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Liberals regroup in Ottawa, trying to reconcile climate action with western alienation

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Prime Minister Justin Trudeau is meeting with incoming and outgoing Liberal MPs in Ottawa today to talk about approaches to the issue of climate change on one hand — and to growing tensions over the stalled western energy economy on the other.

Making his way into the informal meeting in Ottawa Thursday afternoon, Trudeau said giving Alberta and Saskatchewan a voice after a Liberal electoral shut-out is a “significant” matter for him.

“I’ve been reaching out to premiers, to mayors, to business leaders, to colleagues and former colleagues,” he said. “There’s a lot of work to do to make sure that we’re governing for the entire country.”

Prime Minister Justin Trudeau says it is his plan to lead his party into the next election and that he has a message of gratitude to the MPs that lost their seat in the election. 2:27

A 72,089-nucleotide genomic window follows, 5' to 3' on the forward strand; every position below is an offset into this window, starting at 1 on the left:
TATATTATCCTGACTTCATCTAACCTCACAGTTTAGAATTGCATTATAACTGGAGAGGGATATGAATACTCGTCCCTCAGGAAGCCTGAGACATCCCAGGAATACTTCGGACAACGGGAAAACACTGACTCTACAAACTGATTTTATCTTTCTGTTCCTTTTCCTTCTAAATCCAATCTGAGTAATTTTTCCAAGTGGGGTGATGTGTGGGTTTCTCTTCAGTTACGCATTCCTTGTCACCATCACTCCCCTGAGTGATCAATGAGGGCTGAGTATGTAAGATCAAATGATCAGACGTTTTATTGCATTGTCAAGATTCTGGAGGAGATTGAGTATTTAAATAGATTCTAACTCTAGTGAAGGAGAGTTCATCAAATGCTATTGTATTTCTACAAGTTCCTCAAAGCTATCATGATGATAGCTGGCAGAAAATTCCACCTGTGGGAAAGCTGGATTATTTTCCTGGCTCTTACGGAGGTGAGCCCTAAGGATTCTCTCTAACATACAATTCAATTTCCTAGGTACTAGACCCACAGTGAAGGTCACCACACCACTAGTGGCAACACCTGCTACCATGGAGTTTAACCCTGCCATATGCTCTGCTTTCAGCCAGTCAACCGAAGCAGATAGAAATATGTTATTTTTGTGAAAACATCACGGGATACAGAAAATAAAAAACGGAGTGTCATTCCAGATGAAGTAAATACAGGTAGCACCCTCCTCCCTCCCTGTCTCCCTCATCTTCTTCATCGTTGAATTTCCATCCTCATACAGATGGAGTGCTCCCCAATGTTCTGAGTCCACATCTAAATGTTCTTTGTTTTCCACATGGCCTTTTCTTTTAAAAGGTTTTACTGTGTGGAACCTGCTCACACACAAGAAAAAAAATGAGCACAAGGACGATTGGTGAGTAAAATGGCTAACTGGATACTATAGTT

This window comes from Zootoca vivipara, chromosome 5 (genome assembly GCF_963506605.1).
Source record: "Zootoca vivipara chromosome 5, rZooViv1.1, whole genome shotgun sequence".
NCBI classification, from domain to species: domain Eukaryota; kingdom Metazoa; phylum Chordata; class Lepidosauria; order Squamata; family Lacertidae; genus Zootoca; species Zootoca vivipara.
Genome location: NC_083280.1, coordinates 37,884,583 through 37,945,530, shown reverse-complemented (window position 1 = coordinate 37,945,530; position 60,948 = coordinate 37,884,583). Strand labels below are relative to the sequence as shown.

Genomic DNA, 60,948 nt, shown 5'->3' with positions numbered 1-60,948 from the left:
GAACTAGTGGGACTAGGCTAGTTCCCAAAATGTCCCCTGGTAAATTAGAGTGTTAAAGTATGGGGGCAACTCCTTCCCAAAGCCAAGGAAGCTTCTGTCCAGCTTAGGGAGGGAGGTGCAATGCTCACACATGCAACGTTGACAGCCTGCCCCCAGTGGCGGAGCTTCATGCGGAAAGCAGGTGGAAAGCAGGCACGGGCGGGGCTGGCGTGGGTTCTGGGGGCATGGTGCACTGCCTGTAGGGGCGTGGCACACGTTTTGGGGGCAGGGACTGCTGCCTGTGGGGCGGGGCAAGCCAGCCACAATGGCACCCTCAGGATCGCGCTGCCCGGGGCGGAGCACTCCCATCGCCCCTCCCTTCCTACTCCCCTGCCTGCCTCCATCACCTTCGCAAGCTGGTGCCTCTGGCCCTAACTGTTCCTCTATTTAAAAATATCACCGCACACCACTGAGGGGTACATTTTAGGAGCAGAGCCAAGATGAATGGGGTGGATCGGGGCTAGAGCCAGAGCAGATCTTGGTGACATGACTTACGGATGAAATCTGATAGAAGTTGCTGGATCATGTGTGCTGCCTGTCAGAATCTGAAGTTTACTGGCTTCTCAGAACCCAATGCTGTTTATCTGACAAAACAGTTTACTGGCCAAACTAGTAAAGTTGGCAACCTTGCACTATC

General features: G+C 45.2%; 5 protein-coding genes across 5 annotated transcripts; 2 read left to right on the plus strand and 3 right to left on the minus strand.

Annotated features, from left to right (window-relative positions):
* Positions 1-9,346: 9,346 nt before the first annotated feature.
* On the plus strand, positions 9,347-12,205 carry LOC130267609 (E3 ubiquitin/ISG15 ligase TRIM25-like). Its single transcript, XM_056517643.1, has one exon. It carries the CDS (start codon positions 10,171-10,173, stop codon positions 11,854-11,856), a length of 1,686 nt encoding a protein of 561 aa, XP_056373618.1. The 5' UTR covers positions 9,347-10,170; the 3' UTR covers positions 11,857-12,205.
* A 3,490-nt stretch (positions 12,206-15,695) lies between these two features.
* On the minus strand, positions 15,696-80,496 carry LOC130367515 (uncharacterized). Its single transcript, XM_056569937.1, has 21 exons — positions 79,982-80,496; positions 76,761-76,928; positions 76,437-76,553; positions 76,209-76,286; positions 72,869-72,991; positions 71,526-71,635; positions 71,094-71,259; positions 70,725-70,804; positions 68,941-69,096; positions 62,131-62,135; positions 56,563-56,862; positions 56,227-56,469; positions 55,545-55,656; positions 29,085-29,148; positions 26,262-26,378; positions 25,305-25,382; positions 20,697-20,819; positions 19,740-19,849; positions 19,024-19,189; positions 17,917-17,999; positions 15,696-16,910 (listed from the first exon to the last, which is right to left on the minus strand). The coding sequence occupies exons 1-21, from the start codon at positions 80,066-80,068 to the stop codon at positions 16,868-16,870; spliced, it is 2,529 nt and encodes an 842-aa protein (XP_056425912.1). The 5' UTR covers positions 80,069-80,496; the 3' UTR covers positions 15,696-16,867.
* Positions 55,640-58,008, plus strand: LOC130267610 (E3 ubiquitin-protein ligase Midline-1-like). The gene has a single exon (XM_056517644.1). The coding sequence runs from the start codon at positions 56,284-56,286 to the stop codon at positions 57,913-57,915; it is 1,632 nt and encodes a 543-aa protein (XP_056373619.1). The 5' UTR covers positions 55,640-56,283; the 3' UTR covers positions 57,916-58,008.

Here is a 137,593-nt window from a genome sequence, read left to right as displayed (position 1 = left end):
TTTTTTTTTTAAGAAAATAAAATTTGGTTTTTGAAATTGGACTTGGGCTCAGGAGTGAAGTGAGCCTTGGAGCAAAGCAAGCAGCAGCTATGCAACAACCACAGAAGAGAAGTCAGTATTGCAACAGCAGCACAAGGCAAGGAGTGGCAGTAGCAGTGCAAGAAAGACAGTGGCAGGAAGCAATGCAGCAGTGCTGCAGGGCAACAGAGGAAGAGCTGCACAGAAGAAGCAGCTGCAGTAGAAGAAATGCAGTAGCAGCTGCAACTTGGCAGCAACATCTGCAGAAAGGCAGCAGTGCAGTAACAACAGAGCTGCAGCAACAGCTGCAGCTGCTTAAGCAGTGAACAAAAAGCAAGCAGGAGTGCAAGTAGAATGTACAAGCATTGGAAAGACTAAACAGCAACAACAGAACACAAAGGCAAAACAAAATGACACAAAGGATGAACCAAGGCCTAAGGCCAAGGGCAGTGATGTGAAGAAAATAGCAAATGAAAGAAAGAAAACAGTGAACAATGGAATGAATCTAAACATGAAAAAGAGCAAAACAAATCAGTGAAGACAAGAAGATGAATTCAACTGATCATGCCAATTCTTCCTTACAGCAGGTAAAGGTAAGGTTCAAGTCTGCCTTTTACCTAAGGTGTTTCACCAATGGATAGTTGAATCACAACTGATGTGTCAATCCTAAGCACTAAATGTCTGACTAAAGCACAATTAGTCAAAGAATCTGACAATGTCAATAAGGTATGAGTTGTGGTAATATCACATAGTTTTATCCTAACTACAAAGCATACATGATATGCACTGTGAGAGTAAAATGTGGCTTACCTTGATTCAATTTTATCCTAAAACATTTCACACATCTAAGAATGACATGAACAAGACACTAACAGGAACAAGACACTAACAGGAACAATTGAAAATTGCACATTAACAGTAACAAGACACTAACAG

Trudeau described today’s meeting as an opportunity to reflect on what they heard from Canadians during the 40-day election campaign, and to discuss how to respond to those concerns going forward. He said it’s also a chance to talk about how defeated MPs can play a continued role, and to express gratitude for their past efforts.

Trudeau’s Liberals went from third-party status to a landslide majority in 2015. This time, the party was reduced to a minority, with 157 seats.

Two top cabinet ministers were defeated on Oct. 21. Saskatchewan’s Ralph Goodale and Alberta’s Amarjeet Sohi were voted out in the two-province shut-out — a damning indictment of the Liberals’ response to growing economic uncertainty in the region.

Goodale said Trudeau is now examining every procedural and structural option for dealing with the lack of Liberal MPs in the region, but added the more important task is addressing the underlying roots of western discontent.

Former cabinet minister Ralph Goodale reflects on the challenge of satisfying the oil patch and climate change campaigners at the same time as he prepares to enter private life. 1:58